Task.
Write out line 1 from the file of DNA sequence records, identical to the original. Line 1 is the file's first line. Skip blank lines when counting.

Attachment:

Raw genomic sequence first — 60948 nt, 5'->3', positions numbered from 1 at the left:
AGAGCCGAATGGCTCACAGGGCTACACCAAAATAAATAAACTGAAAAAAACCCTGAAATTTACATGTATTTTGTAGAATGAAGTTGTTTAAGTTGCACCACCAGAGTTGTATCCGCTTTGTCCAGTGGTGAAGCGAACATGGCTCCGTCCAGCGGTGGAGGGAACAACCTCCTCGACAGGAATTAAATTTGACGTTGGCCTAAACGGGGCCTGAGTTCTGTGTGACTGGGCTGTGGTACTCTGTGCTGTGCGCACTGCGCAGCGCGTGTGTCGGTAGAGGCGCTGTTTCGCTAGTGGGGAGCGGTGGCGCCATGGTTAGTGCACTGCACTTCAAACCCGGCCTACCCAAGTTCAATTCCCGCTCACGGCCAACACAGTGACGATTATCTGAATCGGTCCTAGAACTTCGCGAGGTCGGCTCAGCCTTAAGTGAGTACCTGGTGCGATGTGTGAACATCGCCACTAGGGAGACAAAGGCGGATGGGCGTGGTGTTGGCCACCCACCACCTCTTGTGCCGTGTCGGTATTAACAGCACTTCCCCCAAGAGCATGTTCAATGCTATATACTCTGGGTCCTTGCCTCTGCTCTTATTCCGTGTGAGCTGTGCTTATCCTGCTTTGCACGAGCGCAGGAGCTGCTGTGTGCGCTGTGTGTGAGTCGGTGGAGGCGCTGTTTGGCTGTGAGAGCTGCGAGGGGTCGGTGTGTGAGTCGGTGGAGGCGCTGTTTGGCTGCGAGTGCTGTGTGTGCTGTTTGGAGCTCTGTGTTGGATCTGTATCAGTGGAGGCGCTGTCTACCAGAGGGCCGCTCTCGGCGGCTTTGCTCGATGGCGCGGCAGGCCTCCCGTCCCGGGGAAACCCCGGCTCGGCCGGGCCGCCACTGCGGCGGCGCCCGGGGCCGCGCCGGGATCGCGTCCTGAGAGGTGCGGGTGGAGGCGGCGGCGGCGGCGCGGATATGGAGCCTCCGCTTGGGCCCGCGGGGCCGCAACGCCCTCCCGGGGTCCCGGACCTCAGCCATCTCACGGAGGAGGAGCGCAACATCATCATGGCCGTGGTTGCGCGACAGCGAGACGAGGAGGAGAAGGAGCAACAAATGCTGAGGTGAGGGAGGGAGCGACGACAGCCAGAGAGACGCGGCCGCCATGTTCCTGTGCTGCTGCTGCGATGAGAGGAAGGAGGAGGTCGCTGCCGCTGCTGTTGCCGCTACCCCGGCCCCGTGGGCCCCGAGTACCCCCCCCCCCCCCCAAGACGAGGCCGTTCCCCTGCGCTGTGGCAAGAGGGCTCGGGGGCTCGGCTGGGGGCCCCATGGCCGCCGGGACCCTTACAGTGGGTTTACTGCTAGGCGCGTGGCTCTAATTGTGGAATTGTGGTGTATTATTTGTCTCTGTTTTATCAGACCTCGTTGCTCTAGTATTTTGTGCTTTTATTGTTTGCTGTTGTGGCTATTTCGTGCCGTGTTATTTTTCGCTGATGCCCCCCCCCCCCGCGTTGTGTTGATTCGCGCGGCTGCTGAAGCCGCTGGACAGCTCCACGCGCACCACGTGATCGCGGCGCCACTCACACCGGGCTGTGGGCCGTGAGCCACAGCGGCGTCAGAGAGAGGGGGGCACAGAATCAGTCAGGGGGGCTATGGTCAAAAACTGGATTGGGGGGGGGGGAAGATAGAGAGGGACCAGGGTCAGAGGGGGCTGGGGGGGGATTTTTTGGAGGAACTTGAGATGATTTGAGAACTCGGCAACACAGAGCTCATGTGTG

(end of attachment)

Raw genomic sequence first — 60948 nt, 5'->3', positions numbered from 1 at the left: